I never used to think of food in terms of season. Sure, there were dishes that were more suited to winter, and those more suited to summer – especially when one lives in the desert where the temperatures routinely climb above 100° and the very idea of turning on the oven can make you faint from heat exhaustion. Salads were for summer; stew, chili, and soup were for winter. It was pretty simple. My eyes were opened by a chef in San Diego by the name of Michael Stebner (now at True Food Kitchen in Arizona). It was in a cooking class I took from him; he mentioned that food that grows in the same soil at the same time will taste good together. The example he used was that of tomatoes and zucchini. At the time that wasn’t really a tempting thought as my experience with tomatoes and zucchini involved stewing them, not a favorite dish of mine.
It was my introduction to the slow food movement and while it sounded good, I wanted proof – proof that didn’t involve a disagreeable memory from my childhood. So I started paying attention. I started shopping at the small farmer’s market near my place in the Hillcrest neighborhood in San Diego. Before I got half started with this, I ended up moving back to Seattle. Home of Pike Place Market, more farmer’s market than you can imagine, and incredible agriculture within an hour’s drive of the city. One memorable visit to Sosio’s in the Market, I asked after apples. It was mid-October and apples are fall fruit, yes? I wanted Honey Crisp. My lovely produce guy just shook his head, out of season. What? Honey Crisp go fast. How about a nice Braeburn? A few weeks later I wanted artichokes, I had seen a recipe. Sorry kid, he said, out of season.
Brussels sprouts, beets, eggplant, winter squash, parsnips (parsnips?), those he had and in abundance. What he didn’t have was artichoke. The fruit selection was even more dismal; pears, there were some. There were some pomegranates from California. There were persimmons. Persimmons. Ah, persimmons, suddenly memories of persimmon cookies and persimmon pudding came back. The bounty of the annual Christmas box from my Fresno relatives, the smell of cinnamon and cloves, and the chewy, sweet cookies. Persimmons meant winter to me; which got me to thinking about this whole seasonal eating thing again.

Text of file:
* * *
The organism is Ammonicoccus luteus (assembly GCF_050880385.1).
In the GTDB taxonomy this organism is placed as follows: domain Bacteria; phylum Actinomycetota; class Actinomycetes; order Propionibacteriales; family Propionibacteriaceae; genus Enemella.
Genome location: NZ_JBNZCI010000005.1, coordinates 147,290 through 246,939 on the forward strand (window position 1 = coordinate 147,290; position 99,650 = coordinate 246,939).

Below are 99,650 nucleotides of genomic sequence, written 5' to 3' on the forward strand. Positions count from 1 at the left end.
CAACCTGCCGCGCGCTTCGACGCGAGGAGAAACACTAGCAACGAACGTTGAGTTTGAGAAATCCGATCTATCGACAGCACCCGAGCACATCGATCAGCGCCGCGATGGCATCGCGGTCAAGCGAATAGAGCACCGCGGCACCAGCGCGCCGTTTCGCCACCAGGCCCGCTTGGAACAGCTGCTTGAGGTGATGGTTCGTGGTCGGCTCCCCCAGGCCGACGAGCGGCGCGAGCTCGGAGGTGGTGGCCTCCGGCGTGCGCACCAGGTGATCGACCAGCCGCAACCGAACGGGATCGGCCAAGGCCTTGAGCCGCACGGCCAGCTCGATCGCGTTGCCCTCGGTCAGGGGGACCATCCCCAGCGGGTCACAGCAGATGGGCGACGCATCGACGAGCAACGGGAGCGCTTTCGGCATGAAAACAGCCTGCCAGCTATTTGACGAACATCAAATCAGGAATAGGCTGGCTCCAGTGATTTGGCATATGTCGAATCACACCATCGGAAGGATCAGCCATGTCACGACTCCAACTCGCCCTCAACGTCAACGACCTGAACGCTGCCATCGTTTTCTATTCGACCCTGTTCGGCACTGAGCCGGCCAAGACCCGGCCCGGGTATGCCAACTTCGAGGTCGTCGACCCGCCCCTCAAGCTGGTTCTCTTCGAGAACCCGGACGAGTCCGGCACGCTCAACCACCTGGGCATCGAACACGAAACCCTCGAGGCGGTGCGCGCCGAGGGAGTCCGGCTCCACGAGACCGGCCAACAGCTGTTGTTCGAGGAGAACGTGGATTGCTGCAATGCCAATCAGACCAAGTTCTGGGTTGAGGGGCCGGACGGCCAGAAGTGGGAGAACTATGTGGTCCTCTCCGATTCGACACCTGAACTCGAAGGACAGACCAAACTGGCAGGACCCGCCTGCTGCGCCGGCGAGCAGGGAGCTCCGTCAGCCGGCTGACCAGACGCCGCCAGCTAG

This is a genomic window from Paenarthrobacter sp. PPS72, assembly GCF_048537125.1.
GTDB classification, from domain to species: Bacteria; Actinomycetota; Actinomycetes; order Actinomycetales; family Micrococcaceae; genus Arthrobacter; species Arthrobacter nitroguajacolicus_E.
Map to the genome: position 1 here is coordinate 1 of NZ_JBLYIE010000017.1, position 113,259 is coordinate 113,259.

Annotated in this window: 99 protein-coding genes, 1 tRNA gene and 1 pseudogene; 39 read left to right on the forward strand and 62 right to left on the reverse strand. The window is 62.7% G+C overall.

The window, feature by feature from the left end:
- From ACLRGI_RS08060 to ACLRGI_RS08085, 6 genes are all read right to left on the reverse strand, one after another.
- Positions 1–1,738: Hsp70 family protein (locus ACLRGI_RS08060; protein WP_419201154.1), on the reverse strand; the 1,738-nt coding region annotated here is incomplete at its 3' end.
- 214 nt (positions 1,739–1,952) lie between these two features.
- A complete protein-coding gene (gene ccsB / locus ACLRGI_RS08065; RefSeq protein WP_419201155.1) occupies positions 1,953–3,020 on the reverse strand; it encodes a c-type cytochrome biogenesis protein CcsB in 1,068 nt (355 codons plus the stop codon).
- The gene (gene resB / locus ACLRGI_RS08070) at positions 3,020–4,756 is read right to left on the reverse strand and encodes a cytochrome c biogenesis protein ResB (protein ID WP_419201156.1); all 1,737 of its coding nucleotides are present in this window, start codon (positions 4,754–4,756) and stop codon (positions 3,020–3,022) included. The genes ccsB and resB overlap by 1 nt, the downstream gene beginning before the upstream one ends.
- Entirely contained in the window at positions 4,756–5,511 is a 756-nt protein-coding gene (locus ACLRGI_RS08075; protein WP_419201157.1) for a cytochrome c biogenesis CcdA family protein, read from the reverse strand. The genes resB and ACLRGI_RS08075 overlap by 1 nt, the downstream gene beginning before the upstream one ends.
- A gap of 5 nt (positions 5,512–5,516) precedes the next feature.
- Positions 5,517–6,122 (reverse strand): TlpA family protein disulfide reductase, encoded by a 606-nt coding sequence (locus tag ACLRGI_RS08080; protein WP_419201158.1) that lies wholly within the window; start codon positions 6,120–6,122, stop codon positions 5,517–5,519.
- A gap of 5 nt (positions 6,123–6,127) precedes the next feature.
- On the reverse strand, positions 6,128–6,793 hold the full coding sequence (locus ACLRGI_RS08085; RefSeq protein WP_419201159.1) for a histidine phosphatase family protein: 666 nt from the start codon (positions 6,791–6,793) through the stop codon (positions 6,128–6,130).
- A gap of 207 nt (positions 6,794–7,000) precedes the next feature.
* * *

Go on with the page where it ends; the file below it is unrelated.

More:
So here it is the beginning of December; the dark cold days have begun in earnest. What do I crave? A nice meaty stew with parsnips, carrots and celery; a pot roast with roasted vegetable gravy; eggplant in any number of glorious ways, roasted squash, Brussels sprouts. Good, hearty, winter food from good, hearty winter produce. Some of it was new to me, even with my adventurous cook of a mother. I had never had a parsnip until about two years ago. Eggplant was something that I feared cooking after several disastrous attempts; winter squash had always been the overcooked orange mess that was the result of my mother not liking the stuff. Brussels sprouts were always steamed and served drowned in vinegar.
Had anyone told me, at the tender age of 10, that I would get excited over roasted squash I would have laughed at them. There was an entire decade when the very mention of eggplant could make me blanch. Had anyone told me at the age of 30 that I would be cooking anything as adventurous as a homemade tomato sauce I would have thought them insane. And yet here I am, cooking, eating and enjoying all of those foods that I hated.
This thing is a bit of a learning curve. There is a restraint involved at the outset – no really, that watermelon looks really, really tasty. Those hot house veggies look very pretty. Sometimes you just want an artichoke. Or an apple. Or whatever it is that strikes your fancy that just happens to be in the produce bins. Yet I have learned that there an additional bonus to this seasonal eating thing – not only do I get to feel good about the impact my food choices have on the environment, the food just tastes so much better. The stuff trucked in from five states away, or flown in from Chile, or New Zealand or wherever else on the globe that has that particular thing in season – it just doesn’t have the flavor, and it certainly doesn’t go as well with the other things I am cooking.
Maybe it is simply my own developing taste but I want the food I eat to be grown at the same time in the same region. I get it now, Chef Stebner. It took a while, but I finally get it.